Future funding for arts, tourism in Richardson will take a sizeable hit due to COVID-19

The Eisemann Center, which hosts performances, such as "The Wizard of Oz," will host a limited number of performances in fiscal year 2020-21. (Courtesy Eisemann Center for Performing Arts)
The Eisemann Center, which hosts performances, such as "The Wizard of Oz," will host a limited number of performances in fiscal year 2020-21. (Courtesy Eisemann Center for Performing Arts)

The Eisemann Center, which hosts performances, such as "The Wizard of Oz," will host a limited number of performances in fiscal year 2020-21. (Courtesy Eisemann Center for Performing Arts)

City officials in Richardson are planning short- and long-term recovery strategies to offset the $2.4 million revenue loss incurred by a drop-off in tourism.

The hotel industry was “immediately impacted” by the virus, Deputy City Manager Shanna Sims-Bradish said during a July 14 City Council briefing. Full-service hotels reported occupancy rates of 2.7% in April and 5.8% in May, she said.

“We started acting pretty much on March 13 trying to find ways that we could save some money in this fund,” she said. “It was a challenging environment, but we were able to make some quick decisions that put us in a better position.”

One of the immediate ways the city made up for lost revenue was by dipping into a $1 million reserve that had been set aside to repair the roof at the Eisemann Center for Performing Arts and Corporate Presentations.

“What really helped us survive is we were going into this year with a healthy fund balance,” Sims-Bradish said. "We had about $1 million in cash that we were able to put toward what we needed done this year.”


Full-service properties make up about 29% of the city’s hotel stock but bring in more than 55% of occupancy tax revenue, Sims-Bradish said. This is because they are larger and can accommodate business travel, which makes up the bulk of hotel stays in Richardson.

There were 360 events canceled between March 1 and June 30, which resulted in more than 50,000 lost bookings. Hotel occupancy tax revenue in fiscal year 2019-20 is projected to land at $2.3 million, which is $1.8 million, or 44%, below budget, Sims-Bradish said.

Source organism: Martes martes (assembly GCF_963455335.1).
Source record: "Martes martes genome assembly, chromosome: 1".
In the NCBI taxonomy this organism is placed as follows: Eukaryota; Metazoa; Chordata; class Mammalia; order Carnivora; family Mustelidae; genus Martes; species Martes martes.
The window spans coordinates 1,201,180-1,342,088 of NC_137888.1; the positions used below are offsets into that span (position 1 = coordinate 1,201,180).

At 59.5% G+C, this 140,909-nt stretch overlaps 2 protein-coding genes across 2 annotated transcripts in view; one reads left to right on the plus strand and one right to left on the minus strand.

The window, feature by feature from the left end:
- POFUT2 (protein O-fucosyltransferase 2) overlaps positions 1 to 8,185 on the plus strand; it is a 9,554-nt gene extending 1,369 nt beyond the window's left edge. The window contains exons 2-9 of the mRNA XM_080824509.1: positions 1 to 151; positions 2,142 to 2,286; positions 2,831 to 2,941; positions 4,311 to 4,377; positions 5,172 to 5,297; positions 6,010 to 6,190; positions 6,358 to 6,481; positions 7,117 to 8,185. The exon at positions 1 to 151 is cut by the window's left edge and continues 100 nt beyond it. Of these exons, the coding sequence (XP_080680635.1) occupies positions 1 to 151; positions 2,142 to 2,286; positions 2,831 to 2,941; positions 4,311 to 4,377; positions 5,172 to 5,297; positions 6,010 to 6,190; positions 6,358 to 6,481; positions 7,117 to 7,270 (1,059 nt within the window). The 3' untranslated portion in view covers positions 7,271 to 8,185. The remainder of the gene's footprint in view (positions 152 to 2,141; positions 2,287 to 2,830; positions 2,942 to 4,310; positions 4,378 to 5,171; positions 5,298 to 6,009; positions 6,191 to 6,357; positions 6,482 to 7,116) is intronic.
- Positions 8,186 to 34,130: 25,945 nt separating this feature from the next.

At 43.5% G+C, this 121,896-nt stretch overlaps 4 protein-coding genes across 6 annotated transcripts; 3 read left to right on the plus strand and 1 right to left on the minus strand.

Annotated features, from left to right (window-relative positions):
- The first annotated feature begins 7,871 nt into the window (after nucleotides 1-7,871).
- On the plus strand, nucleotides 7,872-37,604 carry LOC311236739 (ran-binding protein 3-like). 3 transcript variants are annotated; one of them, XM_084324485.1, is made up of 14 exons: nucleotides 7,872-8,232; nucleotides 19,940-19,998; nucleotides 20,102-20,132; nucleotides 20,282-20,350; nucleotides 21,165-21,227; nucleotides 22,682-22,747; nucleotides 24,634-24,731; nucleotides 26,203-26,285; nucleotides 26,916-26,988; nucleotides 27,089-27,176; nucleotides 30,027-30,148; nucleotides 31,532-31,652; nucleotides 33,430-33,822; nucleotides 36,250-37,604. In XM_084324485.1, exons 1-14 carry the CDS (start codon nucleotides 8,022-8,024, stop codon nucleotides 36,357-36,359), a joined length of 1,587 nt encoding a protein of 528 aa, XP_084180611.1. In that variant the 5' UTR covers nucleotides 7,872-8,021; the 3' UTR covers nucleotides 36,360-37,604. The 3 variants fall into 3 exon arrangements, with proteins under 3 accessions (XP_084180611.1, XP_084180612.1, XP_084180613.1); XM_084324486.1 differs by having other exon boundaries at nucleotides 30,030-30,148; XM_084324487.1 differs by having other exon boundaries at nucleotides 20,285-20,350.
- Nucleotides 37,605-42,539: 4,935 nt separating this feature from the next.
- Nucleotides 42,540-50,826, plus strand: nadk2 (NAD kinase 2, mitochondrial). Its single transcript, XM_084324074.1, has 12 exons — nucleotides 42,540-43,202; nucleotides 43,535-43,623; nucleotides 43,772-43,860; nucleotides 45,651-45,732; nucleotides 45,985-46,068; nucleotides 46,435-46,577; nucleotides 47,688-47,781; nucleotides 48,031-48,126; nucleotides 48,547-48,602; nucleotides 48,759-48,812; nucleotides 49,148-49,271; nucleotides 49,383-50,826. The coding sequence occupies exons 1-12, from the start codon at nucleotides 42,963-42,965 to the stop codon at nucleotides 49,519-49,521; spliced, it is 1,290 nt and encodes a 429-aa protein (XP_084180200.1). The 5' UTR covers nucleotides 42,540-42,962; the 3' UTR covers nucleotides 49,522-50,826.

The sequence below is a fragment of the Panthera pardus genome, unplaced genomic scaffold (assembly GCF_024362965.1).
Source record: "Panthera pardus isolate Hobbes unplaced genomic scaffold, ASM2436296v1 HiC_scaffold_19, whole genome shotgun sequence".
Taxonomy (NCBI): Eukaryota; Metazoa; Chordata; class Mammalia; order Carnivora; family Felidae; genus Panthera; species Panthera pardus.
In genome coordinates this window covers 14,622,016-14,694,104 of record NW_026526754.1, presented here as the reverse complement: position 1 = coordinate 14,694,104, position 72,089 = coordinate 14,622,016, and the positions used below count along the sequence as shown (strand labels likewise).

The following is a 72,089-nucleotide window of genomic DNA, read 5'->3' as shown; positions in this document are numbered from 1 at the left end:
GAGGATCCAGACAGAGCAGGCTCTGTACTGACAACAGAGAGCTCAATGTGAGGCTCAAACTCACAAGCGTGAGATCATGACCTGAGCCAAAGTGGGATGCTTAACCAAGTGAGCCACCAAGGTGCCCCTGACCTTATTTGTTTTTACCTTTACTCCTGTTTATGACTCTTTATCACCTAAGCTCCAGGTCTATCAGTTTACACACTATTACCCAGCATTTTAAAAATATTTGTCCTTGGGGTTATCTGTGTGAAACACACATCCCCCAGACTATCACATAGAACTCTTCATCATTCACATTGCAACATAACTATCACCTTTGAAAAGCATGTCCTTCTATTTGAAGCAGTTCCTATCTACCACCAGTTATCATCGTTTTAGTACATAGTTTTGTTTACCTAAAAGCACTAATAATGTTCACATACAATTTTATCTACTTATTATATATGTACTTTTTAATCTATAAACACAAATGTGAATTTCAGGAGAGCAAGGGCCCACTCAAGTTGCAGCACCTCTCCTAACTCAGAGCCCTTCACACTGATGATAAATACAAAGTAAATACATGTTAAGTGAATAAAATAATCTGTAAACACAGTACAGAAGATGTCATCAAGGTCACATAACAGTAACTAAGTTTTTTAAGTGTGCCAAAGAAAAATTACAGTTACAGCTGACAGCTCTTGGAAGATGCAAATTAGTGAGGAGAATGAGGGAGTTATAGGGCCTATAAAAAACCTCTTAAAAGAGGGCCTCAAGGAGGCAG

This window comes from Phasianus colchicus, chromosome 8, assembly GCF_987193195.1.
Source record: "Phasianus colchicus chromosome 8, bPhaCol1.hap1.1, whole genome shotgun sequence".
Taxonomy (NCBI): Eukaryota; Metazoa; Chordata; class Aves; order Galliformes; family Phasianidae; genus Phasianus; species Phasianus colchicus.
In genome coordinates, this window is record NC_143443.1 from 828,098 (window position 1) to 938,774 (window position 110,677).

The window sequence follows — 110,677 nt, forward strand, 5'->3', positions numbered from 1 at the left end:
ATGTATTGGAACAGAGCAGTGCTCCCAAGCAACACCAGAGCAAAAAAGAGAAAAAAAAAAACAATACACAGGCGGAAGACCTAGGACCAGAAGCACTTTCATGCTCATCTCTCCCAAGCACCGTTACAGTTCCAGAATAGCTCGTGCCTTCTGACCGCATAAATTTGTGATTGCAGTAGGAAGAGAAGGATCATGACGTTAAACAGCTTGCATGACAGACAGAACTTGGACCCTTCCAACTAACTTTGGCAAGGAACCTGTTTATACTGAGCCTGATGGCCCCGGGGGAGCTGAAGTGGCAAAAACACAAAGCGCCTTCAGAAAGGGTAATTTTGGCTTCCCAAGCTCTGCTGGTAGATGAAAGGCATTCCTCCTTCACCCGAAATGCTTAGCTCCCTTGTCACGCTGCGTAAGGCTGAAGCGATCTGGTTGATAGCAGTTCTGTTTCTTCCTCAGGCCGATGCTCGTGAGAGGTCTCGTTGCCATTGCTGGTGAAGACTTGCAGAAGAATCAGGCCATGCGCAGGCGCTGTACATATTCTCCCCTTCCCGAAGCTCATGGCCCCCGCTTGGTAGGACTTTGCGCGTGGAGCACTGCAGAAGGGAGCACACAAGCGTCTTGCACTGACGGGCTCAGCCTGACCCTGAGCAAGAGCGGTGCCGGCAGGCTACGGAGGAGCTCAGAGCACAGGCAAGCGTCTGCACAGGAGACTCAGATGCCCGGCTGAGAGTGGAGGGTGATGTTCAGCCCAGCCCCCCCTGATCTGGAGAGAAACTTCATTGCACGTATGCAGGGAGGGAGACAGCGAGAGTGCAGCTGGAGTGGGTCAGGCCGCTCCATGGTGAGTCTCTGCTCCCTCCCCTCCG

Some hotels have closed and many have laid off or furloughed employees, Sims-Bradish said. As of June 30, there were 223 hotel employees in Richardson.

“Some of our hotels are very minimally staffed at this point,” she said.

The performing arts industry has also been hit hard by the virus. Revenue from the city-run Eisemann Center, which feeds the city’s hotel-motel tax fund, is expected to come in $1.2 million under budget.

To soften the blow, the city has reduced expenses by $1.3 million to bring the fund’s bottom line to $5.1 million.

The city will have to make short- and long-term adjustments to restore the hotel-motel fund to pre-COVID-19 levels, Sims-Bradish said.

“There are a lot of unknowns,” she said. “We aren’t sure how the hotels are going to recover in Richardson specifically, but we feel we have a good plan on that.”

The governor’s latest order restricts performance venue occupancy to 50%, which will affect the number of tickets sold for Eisemann Center events.

“What you used to think of [as] a 1,600-seat Hill Performance Hall is now in the 300-400 seat venue under some of these requirements,” she said.

The first event held under these guidelines is scheduled for Aug. 1. Eisemann Center staff have met with clients to ensure the safety of performers, staff and guests, Sims-Bradish said.

The city is conservatively revenue in light of these restrictions, she said. Preliminary estimates project that Eisemann Center revenue will come in at $153,524 in fiscal year 2020-21, which is about $2 million less than the city was banking on before the pandemic.

“We honestly see that there probably not going to be a lot of activity until we have a safe environment for performing arts to happen,” she said.

Overall, revenue in the hotel-motel tax fund is projected to land at $1.7 million in FY 2020-21, which is $4.8 million below budget. Expenses have been reduced by $3.5 million to offset the loss.

One of the ways the city will offset the loss in Eisemann Center revenue is by suspending next year’s Eisemann Center Presents season. Only a handful of events that have a strong following will be held, Sims-Bradish said.

“It did not seem to make sense to release a new season under this situation,” she said.

The city will also reduce grant funding for arts groups, Sims-Bradish said. Arts funding is capped by the state at 15% of a municipality’s hotel-occupancy tax. The loss of revenue from hotels hamstrings the city’s ability to contribute to arts organizations, she said.

Nearly $400,000 were doled out to 25 regional arts groups in FY 2019-20, according to previous reporting by Community Impact Newspaper.